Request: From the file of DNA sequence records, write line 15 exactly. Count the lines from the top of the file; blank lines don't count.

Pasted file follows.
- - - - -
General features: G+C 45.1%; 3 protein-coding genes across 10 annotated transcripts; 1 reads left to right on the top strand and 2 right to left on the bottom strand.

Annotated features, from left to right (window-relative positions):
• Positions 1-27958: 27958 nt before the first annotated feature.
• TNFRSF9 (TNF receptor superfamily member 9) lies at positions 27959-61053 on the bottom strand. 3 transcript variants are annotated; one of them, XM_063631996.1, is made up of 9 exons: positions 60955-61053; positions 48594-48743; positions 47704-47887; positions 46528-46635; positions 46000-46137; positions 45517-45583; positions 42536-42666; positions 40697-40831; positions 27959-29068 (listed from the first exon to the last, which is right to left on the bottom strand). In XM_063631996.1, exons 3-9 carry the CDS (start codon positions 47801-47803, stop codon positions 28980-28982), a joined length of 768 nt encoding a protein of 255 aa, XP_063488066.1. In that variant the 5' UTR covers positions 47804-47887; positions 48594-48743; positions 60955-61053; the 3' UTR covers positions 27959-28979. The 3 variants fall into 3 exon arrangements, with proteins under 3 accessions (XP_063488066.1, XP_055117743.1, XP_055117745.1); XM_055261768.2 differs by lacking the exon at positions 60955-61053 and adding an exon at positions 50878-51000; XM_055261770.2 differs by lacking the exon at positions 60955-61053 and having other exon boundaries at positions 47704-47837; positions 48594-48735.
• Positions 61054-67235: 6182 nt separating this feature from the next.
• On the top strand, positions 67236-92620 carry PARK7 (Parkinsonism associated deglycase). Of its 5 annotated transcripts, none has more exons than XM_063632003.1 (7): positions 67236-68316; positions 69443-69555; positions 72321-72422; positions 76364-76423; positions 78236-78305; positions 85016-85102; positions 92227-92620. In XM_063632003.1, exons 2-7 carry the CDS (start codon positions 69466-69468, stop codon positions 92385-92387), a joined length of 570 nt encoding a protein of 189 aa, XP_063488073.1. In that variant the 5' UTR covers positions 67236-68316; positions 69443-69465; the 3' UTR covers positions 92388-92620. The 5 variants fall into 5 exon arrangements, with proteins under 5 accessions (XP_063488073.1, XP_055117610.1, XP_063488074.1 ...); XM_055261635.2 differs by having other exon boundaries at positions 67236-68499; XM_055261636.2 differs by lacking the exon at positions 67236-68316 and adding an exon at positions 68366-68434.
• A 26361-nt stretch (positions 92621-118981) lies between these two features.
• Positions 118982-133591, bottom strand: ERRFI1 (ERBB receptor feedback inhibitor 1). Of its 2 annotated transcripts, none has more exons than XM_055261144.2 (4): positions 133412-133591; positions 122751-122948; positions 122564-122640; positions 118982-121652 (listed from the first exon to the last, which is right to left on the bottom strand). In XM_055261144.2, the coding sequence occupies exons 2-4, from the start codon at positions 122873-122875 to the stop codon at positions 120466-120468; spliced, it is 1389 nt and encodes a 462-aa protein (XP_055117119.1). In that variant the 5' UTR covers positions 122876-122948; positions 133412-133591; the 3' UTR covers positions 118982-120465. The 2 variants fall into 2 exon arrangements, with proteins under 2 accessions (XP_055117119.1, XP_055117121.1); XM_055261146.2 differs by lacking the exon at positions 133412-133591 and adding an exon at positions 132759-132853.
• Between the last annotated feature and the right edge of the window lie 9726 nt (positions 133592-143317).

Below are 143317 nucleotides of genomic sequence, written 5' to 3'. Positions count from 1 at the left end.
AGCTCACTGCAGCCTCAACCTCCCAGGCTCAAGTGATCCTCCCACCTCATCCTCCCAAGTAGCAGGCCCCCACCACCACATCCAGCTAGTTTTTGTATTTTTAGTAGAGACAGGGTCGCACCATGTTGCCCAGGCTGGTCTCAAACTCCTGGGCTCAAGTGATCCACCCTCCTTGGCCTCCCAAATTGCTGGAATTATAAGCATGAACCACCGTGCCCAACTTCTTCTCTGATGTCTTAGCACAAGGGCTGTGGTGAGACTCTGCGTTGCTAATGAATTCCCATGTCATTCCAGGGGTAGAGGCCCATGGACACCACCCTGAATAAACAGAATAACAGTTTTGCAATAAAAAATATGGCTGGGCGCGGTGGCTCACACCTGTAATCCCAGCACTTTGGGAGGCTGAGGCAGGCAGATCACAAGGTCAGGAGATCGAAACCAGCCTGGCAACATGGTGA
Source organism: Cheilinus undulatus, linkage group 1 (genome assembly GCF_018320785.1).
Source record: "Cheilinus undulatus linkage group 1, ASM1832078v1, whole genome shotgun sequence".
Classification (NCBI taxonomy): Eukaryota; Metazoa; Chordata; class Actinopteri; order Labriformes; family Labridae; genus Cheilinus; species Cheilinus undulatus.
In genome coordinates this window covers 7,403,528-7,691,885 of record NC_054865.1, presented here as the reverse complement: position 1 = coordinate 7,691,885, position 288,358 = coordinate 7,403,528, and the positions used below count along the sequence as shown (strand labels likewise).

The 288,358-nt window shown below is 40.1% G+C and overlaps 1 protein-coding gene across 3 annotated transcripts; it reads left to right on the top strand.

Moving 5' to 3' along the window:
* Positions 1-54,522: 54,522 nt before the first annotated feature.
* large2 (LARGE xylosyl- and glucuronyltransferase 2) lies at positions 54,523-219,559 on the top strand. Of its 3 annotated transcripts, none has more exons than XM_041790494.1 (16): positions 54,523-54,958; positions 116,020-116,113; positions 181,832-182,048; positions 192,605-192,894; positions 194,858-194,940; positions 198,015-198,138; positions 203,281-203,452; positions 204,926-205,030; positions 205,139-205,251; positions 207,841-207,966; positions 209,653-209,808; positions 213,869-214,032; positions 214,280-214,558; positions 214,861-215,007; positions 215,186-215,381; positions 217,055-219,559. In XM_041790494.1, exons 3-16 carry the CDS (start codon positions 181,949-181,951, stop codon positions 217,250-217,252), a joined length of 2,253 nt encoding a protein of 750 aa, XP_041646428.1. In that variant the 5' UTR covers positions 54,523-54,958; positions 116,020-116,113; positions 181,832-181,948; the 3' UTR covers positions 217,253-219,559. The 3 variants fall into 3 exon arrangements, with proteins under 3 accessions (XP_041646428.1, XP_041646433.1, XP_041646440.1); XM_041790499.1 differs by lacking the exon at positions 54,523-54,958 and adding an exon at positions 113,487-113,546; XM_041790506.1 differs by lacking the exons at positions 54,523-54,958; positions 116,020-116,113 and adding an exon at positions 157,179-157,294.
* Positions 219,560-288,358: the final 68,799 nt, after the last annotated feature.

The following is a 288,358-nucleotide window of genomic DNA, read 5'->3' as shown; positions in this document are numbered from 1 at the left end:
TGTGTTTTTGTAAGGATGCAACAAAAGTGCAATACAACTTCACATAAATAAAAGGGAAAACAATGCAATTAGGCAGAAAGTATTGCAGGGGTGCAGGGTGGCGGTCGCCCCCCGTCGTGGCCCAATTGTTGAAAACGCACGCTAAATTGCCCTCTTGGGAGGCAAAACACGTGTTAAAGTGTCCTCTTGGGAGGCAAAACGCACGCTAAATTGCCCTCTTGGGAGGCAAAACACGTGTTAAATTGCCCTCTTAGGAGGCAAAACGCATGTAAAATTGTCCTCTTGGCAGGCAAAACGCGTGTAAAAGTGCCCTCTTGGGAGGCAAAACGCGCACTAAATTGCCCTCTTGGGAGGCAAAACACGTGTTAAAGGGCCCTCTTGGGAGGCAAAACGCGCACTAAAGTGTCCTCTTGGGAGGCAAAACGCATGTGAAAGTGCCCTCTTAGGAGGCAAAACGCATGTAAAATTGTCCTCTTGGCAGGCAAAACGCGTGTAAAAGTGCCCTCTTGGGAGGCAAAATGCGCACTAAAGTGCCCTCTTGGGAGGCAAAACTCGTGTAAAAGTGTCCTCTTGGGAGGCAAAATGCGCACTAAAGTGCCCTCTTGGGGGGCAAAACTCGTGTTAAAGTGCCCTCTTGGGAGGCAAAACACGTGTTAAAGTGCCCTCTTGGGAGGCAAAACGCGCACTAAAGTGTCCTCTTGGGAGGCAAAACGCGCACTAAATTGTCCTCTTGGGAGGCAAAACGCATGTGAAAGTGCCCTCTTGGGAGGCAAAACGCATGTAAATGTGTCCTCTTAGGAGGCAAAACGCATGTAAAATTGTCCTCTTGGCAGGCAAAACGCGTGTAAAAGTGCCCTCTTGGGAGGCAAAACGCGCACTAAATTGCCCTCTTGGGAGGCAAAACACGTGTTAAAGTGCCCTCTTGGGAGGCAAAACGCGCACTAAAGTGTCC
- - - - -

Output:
In genome coordinates this window covers 7,403,528-7,691,885 of record NC_054865.1, presented here as the reverse complement: position 1 = coordinate 7,691,885, position 288,358 = coordinate 7,403,528, and the positions used below count along the sequence as shown (strand labels likewise).